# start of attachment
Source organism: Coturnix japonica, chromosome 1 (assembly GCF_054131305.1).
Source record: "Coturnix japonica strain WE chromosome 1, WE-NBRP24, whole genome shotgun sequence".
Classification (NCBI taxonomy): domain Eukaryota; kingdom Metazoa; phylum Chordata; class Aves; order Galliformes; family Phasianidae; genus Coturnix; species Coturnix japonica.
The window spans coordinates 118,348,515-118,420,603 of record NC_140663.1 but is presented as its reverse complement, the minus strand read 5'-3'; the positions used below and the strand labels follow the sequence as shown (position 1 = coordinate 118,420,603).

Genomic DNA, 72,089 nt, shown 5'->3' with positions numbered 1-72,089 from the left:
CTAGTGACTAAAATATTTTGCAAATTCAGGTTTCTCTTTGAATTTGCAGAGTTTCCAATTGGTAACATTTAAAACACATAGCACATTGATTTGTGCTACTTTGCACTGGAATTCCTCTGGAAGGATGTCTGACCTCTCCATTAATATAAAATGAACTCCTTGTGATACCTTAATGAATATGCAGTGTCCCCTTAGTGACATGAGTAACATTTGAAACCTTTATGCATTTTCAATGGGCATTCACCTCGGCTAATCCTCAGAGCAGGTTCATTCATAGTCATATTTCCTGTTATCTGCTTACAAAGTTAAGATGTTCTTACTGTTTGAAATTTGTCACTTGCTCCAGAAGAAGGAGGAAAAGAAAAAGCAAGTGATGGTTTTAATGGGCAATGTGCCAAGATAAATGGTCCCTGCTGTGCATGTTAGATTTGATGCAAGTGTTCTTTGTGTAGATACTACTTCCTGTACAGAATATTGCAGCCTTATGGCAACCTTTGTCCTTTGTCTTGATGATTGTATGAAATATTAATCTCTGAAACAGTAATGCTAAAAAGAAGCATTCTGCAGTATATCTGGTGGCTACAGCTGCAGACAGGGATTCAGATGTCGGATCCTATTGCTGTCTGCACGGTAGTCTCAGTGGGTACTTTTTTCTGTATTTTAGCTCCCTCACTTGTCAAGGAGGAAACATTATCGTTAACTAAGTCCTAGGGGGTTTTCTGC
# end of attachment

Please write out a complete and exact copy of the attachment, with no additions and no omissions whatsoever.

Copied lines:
Source organism: Coturnix japonica, chromosome 1 (assembly GCF_054131305.1).
Source record: "Coturnix japonica strain WE chromosome 1, WE-NBRP24, whole genome shotgun sequence".
Classification (NCBI taxonomy): domain Eukaryota; kingdom Metazoa; phylum Chordata; class Aves; order Galliformes; family Phasianidae; genus Coturnix; species Coturnix japonica.
The window spans coordinates 118,348,515-118,420,603 of record NC_140663.1 but is presented as its reverse complement, the minus strand read 5'-3'; the positions used below and the strand labels follow the sequence as shown (position 1 = coordinate 118,420,603).

Genomic DNA, 72,089 nt, shown 5'->3' with positions numbered 1-72,089 from the left:
CTAGTGACTAAAATATTTTGCAAATTCAGGTTTCTCTTTGAATTTGCAGAGTTTCCAATTGGTAACATTTAAAACACATAGCACATTGATTTGTGCTACTTTGCACTGGAATTCCTCTGGAAGGATGTCTGACCTCTCCATTAATATAAAATGAACTCCTTGTGATACCTTAATGAATATGCAGTGTCCCCTTAGTGACATGAGTAACATTTGAAACCTTTATGCATTTTCAATGGGCATTCACCTCGGCTAATCCTCAGAGCAGGTTCATTCATAGTCATATTTCCTGTTATCTGCTTACAAAGTTAAGATGTTCTTACTGTTTGAAATTTGTCACTTGCTCCAGAAGAAGGAGGAAAAGAAAAAGCAAGTGATGGTTTTAATGGGCAATGTGCCAAGATAAATGGTCCCTGCTGTGCATGTTAGATTTGATGCAAGTGTTCTTTGTGTAGATACTACTTCCTGTACAGAATATTGCAGCCTTATGGCAACCTTTGTCCTTTGTCTTGATGATTGTATGAAATATTAATCTCTGAAACAGTAATGCTAAAAAGAAGCATTCTGCAGTATATCTGGTGGCTACAGCTGCAGACAGGGATTCAGATGTCGGATCCTATTGCTGTCTGCACGGTAGTCTCAGTGGGTACTTTTTTCTGTATTTTAGCTCCCTCACTTGTCAAGGAGGAAACATTATCGTTAACTAAGTCCTAGGGGGTTTTCTGC